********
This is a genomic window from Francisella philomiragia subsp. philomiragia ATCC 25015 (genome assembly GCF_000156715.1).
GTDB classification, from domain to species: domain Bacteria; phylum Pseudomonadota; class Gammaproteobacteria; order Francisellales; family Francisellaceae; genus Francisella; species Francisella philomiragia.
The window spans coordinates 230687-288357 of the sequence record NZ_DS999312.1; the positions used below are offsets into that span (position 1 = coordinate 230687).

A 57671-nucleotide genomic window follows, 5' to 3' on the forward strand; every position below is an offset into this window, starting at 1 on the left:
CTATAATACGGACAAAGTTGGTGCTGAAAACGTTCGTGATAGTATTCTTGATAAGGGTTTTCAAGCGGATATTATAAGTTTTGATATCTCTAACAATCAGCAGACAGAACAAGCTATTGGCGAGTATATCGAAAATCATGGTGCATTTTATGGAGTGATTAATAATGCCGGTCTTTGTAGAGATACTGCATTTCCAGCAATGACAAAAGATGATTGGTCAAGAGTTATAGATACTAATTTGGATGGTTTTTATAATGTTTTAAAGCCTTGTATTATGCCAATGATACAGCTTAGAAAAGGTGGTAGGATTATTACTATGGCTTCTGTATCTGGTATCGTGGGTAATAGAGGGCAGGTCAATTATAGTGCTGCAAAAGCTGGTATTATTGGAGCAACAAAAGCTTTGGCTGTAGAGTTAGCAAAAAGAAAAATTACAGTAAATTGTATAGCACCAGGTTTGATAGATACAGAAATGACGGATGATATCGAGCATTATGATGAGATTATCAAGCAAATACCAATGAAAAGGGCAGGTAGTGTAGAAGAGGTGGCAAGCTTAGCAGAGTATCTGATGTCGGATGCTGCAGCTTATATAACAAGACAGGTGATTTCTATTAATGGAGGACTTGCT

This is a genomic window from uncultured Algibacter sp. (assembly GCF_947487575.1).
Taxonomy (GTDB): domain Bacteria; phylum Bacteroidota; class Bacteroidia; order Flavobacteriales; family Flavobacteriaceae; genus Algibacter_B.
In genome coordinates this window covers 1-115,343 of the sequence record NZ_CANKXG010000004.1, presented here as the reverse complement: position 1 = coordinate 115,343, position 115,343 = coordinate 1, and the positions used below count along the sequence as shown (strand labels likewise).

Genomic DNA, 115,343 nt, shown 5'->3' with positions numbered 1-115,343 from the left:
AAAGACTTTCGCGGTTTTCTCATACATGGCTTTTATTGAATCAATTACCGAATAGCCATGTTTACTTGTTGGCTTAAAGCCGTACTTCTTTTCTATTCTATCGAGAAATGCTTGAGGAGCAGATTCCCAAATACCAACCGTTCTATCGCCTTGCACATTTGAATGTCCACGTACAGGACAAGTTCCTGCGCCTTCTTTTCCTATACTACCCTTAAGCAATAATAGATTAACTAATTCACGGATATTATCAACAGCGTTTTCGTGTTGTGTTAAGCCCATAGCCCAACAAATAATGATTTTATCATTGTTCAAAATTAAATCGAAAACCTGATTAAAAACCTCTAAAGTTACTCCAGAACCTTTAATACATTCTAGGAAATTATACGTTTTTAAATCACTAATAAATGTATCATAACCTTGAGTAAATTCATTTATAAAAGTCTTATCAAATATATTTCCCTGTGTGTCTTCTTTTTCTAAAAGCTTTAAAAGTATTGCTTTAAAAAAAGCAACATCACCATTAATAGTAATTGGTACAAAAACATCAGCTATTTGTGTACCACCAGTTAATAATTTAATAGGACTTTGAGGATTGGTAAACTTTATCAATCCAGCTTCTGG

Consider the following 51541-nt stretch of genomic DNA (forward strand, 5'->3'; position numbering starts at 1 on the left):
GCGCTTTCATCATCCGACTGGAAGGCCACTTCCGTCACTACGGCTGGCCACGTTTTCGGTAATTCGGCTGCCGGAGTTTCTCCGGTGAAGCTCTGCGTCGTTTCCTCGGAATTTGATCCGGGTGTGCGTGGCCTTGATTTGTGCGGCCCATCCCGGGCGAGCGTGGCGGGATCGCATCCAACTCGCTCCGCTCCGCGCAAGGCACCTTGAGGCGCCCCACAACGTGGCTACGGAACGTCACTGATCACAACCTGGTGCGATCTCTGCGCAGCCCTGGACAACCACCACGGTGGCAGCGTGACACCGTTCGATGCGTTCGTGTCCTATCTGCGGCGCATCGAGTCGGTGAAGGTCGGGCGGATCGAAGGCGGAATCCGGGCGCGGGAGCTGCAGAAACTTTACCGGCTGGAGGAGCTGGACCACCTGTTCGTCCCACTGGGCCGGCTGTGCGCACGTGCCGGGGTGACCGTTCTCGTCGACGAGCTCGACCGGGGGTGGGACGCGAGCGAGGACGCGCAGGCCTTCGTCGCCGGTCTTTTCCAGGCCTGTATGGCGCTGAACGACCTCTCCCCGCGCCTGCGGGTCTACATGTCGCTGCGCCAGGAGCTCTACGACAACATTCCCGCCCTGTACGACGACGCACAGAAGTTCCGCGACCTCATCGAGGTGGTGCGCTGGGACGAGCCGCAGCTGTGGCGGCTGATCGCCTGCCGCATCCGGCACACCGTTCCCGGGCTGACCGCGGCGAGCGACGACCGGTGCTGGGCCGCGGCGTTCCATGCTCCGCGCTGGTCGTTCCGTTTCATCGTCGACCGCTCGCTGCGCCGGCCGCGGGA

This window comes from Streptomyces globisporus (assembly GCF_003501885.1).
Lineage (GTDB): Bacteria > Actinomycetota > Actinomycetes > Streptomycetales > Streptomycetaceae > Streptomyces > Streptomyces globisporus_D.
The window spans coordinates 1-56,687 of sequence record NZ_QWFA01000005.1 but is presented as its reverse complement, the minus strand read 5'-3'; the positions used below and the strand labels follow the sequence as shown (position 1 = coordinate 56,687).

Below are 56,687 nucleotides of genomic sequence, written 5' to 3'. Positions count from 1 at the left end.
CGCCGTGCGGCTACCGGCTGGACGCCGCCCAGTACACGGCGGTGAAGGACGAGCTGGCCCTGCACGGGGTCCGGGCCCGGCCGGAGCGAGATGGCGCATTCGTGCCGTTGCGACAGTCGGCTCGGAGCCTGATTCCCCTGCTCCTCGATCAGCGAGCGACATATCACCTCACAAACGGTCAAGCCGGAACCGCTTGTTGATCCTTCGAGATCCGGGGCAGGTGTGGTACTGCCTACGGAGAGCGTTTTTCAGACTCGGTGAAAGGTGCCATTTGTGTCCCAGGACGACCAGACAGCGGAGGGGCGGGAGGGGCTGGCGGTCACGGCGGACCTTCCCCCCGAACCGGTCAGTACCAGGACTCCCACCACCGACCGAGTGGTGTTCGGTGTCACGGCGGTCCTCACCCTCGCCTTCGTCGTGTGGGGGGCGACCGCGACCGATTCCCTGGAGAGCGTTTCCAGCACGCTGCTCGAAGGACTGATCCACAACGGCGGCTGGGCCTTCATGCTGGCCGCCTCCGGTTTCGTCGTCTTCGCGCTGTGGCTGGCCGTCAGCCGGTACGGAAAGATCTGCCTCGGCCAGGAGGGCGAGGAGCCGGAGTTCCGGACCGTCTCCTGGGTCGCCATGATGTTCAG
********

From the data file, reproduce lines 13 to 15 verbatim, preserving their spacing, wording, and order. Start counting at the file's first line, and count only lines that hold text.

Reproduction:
This window comes from Streptomyces globisporus (assembly GCF_003501885.1).
Lineage (GTDB): Bacteria > Actinomycetota > Actinomycetes > Streptomycetales > Streptomycetaceae > Streptomyces > Streptomyces globisporus_D.
The window spans coordinates 1-56,687 of sequence record NZ_QWFA01000005.1 but is presented as its reverse complement, the minus strand read 5'-3'; the positions used below and the strand labels follow the sequence as shown (position 1 = coordinate 56,687).